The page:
However, in clinching her hold on the capital, Springfield had to take a dose of bitter medicine in the loss of county territory. It was inevitable, of course, that the huge area with which Sangamon County was originally endowed would be speedily curtailed as settlement progressed, but by 1825, after the present counties of Morgan, Scott and Cass had been cut from her western limits and most of the territory bordering on the Illinois River had been severed, her people hoped that her limits would remain unmodified. But in the years which followed, agitation for further division gained momentum. Residents living near the boundaries complained that it took two days, and often longer, to travel to Spring|field and return to their homes; and proprietors of town sites which aspired to be county seats abetted their discon|tent. Springfield protested, tried to send to the legislature men who were pledged against county division. By 1838, however, the movement was too strong to be resisted, and the session of that year saw the creation of Menard and Logan to the north and Dane, now Christian, to the south. Springfield made a wry face, but finally took consolation in the fact that the limits of Sangamon County, though cur|tailed, were still extensive enough to permit her to be called the Empire County.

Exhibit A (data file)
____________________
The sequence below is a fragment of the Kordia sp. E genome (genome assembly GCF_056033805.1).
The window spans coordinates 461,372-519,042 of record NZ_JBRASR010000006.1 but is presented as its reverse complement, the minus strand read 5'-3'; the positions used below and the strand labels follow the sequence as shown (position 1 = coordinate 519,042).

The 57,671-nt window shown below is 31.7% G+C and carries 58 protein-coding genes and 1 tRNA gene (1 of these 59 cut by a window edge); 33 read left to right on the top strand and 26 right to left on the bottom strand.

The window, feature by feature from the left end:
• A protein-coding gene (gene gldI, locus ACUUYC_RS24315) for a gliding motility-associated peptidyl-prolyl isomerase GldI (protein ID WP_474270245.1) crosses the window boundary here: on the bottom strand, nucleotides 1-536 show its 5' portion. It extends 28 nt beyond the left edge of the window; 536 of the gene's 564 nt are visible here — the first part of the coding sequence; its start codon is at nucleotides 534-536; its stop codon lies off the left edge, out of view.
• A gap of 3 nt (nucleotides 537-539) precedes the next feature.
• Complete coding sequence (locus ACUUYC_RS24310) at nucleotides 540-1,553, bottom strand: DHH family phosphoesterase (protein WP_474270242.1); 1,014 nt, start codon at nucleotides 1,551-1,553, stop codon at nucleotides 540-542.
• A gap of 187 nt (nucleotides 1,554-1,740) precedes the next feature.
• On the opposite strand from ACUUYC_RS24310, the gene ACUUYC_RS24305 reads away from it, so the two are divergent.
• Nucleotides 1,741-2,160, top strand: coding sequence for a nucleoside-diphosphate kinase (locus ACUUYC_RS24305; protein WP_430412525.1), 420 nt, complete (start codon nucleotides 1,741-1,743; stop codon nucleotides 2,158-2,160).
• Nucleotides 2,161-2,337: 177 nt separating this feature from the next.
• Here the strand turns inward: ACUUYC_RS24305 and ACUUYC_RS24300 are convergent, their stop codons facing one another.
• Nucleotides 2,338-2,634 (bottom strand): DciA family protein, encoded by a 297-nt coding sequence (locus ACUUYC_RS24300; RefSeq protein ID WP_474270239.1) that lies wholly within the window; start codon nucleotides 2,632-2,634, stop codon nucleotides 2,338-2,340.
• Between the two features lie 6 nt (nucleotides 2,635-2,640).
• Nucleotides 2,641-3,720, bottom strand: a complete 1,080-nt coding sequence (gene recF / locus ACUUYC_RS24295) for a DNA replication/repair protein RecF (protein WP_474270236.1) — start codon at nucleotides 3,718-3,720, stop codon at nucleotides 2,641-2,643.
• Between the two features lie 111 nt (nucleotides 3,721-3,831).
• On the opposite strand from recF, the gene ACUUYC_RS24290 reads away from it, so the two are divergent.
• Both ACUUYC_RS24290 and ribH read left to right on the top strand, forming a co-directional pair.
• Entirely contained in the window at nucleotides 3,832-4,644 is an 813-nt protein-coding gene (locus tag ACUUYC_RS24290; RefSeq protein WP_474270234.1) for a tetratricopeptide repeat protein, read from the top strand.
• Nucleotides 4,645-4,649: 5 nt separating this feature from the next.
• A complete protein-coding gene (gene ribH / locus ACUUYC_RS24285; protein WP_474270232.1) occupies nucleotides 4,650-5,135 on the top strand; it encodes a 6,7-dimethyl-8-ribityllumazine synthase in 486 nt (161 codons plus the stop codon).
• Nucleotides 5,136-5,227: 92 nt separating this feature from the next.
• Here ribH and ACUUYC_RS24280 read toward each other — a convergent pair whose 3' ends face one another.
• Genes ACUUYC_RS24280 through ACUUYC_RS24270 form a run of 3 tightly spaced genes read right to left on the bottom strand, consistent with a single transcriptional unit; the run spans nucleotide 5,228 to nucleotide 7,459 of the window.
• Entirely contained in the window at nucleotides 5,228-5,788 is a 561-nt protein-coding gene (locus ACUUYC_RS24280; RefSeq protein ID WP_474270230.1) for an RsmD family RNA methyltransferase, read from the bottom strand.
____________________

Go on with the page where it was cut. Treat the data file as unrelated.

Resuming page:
Meanwhile, the ceaseless activity of stone cutters, brick masons and carpenters in the public square was a constant reminder of the day when Springfield would be a town apart. No time had been wasted in commencing work on the state house. On March 11, 1837—less than two weeks after the passage of the bill transferring the capital—the county com|missioners conveyed the public square to Governor Duncan. Page 74 In April advertisements offering a premium of $300 for a plan for a new building appeared in the leading papers of Illinois and neighboring states. By the end of May the court house had been removed. By mid-June excavation was almost completed, and piles of limestone rock and sand were stand|ing on the square.
On the Fourth of July the corner stone was laid with elaborate ceremonies. The military companies, including Capt. Thomas M. Neale's newly organized cavalry, fired a salute at sunrise and spent the morning in parading. In the afternoon the members of the Mechanics' Institute formed in procession and marched to the Methodist Church, where Edmund R. Wiley delivered an address. The citizens then gathered at the state house. When the corner stone was edged into place, E. D. Baker mounted it and delivered the oration of the day. "At the close of the address the welkin rang with huzzas—a salute was fired—and the people and military retired, highly gratified with the proceedings of the day."